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TO TRIS FIRST
From the thirty-nine Articles of Religion of the Protestant
Episcopal Church in the United States of America.
- The second Book of Homilies, the several titles whereof we have joined under this Article, doth contain a godly and wholesome Doctrine, and necessary for these Times, as doth the former Book of Homilies, which were set forth in the time of Edward the Sixth ; and therefore we judge them to be read in Churches by the Ministers diligently and distinctly, that they may be understanded of the People.
Of the Names of the Homilies.
1. Of the right Use of the Church.
ministered in a knoron Tongue.
10. Of the rederent Estimation of God's Word. 11. Of Alms-doing. 12. Of the Nativity of Christ. 13. Of the Passion of Christ. 14. Of the Resurrection of Christ. 16. Of the worthy Receiving of the Sacrament of the
Body and Blood of Christ. 16. Of the Gifts of the Holy Ghost. 17. For the Rogation-days. 18. Of the State of Matrimony. 19. Of Repentance. 20. Against Idleness. 21. Against Rebellion.
“[This Article is received in this Church, so far as it declares the books of Homilies to be an explication of Christian doctrine, and instructive in piety and morals. But all references to the constitution and laws of England are considered as inapplicable to the circumstances of this Church, which also suspends the order for the reading of said Homilies in Churches until a revision of them may be conveniently made, for the clearing of them, as well from obsolete words and phrases, as from the local references.]”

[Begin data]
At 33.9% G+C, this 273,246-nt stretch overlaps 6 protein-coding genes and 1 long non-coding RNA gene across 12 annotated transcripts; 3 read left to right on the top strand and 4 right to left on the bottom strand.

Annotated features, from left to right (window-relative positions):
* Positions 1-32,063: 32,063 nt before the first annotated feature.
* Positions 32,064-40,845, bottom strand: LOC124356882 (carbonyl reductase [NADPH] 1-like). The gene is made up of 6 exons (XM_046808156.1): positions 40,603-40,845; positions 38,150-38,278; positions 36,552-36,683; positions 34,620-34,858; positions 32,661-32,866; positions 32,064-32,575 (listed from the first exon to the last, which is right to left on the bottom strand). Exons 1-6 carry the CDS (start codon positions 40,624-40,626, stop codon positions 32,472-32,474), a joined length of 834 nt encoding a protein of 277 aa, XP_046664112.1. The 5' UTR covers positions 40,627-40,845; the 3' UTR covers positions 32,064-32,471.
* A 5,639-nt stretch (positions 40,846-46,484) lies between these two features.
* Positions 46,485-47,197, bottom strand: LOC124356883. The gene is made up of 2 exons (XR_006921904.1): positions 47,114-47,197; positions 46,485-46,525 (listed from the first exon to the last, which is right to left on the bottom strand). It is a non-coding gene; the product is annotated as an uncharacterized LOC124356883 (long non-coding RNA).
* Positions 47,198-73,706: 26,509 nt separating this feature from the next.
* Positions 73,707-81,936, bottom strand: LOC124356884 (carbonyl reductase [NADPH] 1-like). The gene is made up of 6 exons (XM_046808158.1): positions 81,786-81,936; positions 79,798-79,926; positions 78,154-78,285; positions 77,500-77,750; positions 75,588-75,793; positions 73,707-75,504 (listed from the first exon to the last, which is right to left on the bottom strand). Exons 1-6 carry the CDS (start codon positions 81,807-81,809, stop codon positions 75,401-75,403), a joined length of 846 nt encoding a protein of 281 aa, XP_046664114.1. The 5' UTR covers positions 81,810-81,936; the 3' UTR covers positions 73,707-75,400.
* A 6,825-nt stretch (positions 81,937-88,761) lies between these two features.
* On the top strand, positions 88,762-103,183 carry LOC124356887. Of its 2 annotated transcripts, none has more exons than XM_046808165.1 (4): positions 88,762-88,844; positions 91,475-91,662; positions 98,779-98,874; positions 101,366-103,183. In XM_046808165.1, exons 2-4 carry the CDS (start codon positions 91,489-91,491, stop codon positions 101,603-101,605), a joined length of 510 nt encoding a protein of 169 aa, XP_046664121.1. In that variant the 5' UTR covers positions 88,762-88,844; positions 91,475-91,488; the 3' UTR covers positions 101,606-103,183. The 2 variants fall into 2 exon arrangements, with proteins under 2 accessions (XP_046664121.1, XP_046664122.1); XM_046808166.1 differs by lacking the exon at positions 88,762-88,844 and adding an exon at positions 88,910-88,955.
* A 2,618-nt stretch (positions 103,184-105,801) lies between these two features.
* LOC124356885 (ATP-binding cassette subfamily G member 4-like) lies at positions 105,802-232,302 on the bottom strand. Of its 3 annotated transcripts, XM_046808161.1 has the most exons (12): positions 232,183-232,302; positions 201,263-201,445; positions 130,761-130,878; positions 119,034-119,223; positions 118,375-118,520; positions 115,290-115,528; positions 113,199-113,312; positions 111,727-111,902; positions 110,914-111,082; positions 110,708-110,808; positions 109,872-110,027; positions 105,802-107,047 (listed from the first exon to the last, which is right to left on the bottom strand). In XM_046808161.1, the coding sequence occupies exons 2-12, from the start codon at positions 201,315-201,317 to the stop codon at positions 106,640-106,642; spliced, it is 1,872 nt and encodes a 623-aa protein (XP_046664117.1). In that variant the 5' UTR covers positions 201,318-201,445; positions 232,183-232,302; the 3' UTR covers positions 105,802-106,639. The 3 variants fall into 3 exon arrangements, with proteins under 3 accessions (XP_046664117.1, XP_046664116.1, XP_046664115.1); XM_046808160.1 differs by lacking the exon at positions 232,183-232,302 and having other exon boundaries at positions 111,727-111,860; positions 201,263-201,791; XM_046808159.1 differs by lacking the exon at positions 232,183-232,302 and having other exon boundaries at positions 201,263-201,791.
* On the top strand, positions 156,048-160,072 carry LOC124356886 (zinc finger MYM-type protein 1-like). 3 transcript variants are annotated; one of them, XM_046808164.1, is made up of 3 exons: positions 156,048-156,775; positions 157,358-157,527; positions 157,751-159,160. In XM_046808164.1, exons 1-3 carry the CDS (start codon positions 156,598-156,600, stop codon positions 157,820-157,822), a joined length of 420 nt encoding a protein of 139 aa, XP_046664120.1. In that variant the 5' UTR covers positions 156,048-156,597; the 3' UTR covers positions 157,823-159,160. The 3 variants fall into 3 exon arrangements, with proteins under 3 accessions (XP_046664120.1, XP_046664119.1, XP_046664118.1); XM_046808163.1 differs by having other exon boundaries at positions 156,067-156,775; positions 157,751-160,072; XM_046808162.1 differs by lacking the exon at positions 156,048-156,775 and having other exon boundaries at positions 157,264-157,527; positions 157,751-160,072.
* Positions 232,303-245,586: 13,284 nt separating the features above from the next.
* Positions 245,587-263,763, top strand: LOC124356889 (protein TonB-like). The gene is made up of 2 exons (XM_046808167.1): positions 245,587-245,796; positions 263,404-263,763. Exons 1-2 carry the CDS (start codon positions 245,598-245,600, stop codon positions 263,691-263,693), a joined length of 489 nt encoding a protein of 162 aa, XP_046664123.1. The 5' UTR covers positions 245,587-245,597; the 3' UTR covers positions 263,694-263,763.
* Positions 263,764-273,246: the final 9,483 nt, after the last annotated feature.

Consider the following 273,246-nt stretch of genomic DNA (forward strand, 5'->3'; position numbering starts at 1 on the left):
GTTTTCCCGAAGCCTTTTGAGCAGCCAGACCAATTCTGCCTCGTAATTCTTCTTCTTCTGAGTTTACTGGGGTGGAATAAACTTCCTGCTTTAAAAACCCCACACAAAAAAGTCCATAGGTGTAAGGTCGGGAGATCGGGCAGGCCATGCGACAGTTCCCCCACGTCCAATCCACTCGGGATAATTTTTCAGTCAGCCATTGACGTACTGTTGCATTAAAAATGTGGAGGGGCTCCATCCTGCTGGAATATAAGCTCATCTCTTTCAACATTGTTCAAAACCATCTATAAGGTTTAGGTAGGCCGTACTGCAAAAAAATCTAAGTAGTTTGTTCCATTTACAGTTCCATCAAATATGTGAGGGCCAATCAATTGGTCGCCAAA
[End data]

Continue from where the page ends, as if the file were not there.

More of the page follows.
From the Journal of the House of Bishops, in General
Convention of the same Church, on the 20th day of May, 1814.
« The House of Bishops, taking into consideration, that the two Books of Homilies are referred to in the 35th Article of this Church, as containing a body of sound Christian doctrine; and knowing, by their respective experience, the soareity of the volume, rendering it difficult for some can. didates in the ministry to possess opportunities of studying is contents, propose to the House of Clerical and Lay Deputies, to make it a standing instruction to every Bishop, and to the Ecclesiastical Authority in every State destitute of a Bishop, to be furnished (as soon as may be) with a copy, or copies, of said work, and to require it to be studied by all candidates for the ministry within their respective bounds: under the expectation, that when offering for ordination, the knowledge of its contents will be indispensably required."